Ah common sense science.
                                  Alvin [8*9
                                  Homepage
                                  http://ka9qlq.tripod.com/home/
                                  Make money while you surf click below to learn more.
                                  http://about.spedia.net/cgi-bin/tz.cgi?run=show_svc&fl=8&vid=2792533
                                  ----- Original Message -----
                                  Sent: Wednesday, August 07, 2002 6:09 PM
                                  Subject: Re: [Electronics_101] Re: Group Question On Radar.

                                  On Tue, 6 Aug 2002 23:52:09 -0700, you wrote:

                                  >even though this mailing list is "electronics_101" and not "physics_101",
                                  >i'll correct this one right now.
                                  >
                                  >if you're holding a flashlight and moving at the speed of light, there
                                  >wouldn't be any light coming out of the flashlight. it would be "stuck",
                                  >since it would *also* be travelling at the same speed.

                                  The weird thing about relativity is that this isn't what happens - the
                                  light doesn't get "stuck".

                                  OK, you can't have a flashlight or any material object travelling at the
                                  speed of light, but if it's going at 0.999C (or as close as you want)
                                  the light coming out of it is still going at exactly C.  Both the
                                  observer travelling with the flashlight, and a stationary observer will
                                  measure the same speed.

                                  They might measure different frequencies though :-)

                                  >refer to any standard reference on the general and special theories of
                                  >relativity to get the whole scoop.

                                  I've been helping a friend doing a university physics course, and just
                                  finished the relativity section.  It's really interesting, although it
                                  can seem to be a bit wacky at times.  You can't use common sense, you
                                  have to trust the maths.

                                  David P.



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                                  Electronics_101-unsubscribe@yahoogroups.com



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                                • mattsoftnet
                                  my theory is, if you re in space, and there s nothing around you to use as a reference, there is no such thing as moving . motion is relitive to another
                                  Message 16 of 24 , Aug 7, 2002
                                    my theory is, if you're in space, and there's nothing around you to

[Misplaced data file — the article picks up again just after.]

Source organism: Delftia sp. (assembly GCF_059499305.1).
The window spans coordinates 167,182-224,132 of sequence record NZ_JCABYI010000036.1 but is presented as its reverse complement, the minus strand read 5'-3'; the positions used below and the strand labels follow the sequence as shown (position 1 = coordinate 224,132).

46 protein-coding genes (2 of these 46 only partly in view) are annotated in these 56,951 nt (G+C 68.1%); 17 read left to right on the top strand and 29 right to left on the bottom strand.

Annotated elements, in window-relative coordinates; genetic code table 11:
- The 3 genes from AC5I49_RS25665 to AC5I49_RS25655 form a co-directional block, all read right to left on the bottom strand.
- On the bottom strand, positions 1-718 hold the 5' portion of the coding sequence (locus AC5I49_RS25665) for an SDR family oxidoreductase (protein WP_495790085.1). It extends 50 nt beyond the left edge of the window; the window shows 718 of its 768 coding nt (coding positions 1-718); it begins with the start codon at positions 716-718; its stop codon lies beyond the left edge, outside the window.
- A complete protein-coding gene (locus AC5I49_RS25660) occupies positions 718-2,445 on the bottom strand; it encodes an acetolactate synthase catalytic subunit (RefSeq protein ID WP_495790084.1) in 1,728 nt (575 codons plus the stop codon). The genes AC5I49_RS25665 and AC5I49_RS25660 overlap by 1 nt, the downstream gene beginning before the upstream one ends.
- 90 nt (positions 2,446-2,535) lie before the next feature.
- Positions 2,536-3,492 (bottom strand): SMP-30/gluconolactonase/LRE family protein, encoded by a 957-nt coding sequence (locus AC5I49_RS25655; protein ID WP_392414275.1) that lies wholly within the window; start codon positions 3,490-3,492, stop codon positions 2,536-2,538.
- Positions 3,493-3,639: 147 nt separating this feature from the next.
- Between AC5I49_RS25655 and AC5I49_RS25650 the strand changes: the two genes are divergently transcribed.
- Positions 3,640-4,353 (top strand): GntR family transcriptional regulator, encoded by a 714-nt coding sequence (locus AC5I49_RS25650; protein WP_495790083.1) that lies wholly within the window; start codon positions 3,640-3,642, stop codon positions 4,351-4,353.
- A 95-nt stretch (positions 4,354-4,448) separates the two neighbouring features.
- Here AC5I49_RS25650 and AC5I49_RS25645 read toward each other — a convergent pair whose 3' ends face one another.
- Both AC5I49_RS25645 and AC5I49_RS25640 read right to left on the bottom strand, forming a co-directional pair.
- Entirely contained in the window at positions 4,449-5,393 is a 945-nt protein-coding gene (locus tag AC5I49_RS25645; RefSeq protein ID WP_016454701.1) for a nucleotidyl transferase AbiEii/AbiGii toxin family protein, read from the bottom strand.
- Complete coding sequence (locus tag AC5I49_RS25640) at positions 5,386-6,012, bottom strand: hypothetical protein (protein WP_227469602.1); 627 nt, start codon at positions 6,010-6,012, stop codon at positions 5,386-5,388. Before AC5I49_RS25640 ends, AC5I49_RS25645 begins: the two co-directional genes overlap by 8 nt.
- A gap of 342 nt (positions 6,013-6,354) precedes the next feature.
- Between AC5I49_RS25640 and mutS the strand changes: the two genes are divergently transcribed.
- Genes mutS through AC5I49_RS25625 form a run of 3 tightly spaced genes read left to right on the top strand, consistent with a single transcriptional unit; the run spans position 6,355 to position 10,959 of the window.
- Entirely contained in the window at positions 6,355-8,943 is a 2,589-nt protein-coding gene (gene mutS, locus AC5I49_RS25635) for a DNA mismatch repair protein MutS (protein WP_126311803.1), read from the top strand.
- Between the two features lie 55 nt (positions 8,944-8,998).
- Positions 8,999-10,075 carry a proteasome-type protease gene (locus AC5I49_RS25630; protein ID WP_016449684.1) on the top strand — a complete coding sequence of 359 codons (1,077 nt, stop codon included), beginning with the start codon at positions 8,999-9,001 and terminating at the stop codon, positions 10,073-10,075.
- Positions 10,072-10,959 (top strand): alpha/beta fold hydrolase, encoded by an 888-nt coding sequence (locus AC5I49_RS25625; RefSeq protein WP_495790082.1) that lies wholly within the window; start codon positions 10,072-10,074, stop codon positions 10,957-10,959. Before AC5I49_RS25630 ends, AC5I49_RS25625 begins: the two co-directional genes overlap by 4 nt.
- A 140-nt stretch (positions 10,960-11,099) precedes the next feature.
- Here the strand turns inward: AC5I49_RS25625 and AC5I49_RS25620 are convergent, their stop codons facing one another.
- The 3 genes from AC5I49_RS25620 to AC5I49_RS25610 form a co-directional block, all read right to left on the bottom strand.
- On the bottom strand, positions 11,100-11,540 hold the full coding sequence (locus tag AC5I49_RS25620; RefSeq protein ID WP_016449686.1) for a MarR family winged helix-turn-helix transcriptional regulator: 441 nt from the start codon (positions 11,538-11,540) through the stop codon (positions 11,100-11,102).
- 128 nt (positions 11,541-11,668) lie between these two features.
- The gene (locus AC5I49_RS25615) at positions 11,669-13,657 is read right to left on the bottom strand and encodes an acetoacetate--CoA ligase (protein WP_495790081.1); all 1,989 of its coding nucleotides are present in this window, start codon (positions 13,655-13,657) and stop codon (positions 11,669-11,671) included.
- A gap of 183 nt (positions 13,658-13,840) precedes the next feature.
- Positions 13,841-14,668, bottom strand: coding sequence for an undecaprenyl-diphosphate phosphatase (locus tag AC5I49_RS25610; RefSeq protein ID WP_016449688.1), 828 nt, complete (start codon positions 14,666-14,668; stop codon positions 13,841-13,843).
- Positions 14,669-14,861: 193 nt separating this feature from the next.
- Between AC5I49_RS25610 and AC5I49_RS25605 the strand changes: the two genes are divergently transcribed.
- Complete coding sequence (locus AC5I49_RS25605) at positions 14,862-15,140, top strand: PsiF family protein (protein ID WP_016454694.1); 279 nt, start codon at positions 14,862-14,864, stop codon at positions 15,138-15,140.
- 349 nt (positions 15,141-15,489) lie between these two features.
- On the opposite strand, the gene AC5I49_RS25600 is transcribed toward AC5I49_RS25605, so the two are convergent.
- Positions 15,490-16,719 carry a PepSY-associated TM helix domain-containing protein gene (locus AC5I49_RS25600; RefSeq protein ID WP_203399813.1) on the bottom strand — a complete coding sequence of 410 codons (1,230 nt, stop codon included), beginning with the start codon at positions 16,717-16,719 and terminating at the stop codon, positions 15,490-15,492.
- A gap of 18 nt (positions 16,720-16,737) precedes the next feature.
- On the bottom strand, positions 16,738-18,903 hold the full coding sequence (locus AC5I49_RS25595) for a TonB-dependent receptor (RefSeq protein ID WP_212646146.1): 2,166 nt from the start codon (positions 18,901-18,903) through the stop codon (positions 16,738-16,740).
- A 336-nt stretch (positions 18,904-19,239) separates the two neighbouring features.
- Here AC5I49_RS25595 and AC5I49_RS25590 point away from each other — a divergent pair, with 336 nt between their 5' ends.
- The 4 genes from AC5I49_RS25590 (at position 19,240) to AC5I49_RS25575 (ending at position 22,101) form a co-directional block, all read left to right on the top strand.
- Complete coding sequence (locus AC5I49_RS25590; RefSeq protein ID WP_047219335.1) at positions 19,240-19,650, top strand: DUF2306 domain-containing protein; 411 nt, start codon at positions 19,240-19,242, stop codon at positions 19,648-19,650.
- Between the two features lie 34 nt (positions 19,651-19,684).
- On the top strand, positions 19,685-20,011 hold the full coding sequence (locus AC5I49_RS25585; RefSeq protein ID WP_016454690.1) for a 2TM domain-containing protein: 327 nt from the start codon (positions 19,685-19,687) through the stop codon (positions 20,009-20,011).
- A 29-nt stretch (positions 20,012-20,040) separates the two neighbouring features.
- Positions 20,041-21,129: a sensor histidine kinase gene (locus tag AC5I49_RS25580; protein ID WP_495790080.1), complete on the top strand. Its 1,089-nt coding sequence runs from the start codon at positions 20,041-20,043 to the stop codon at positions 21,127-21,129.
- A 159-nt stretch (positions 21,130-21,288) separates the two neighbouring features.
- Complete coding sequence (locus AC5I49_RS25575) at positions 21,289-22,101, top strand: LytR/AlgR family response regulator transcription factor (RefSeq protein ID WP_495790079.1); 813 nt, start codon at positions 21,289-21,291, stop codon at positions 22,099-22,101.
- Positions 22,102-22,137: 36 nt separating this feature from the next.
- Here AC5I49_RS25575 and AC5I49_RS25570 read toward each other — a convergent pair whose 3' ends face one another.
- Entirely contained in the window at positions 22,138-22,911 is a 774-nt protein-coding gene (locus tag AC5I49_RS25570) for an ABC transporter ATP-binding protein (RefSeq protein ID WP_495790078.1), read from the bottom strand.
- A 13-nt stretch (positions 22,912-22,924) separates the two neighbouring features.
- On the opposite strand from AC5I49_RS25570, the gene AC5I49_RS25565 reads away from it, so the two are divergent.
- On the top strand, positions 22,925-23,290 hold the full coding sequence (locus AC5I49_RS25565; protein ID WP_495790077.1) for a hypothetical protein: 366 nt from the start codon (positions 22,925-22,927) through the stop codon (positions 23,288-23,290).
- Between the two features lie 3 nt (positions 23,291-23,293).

use as a reference, there is no such thing as "moving". motion is
                                    relitive to another object, right? so if you're moving at or near the
                                    speed of light, with the flashlight, the light is still moving at the
                                    speed of light relitive to you. but if there's someone else there
                                    too, the light would be twice the speed of light relitive to that
                                    second person. right?

                                    sorry to keep this off topic subject going, but it's too
                                    interesting. :-)

                                    Matthew Kemmerer
                                    Mattsoft.net


                                    --- In Electronics_101@y..., "Wolf Logan" <wolf@c...> wrote:
                                    > ok, my bad. relative to an external observer, the light coming from
                                    the
                                    > flashlight, and the flashlight itself, are travelling at the same
                                    speed, so
                                    > the light could be described as "stuck" (from that frame). time
                                    dilation
                                    > between the "rest" frame and the "moving" frame makes just about
                                    > *everything* in it seem "stuck", though. to the flashlight driver,
                                    though,
                                    > of course the light is headed out at exactly c.
                                    >
                                    > i was trying to address the misconception that, to an external
                                    observer, the
                                    > high-speed flashlight gets its velocity "added" to the light beam
                                    leaving
                                    > it. perhaps i should have just put the note at the bottom of my
                                    message at
                                    > the top, and left off my personal interpretation...
                                    >
                                    >
                                    > ----- Original Message -----
                                    > From: "David Paterson" <david.paterson@b...>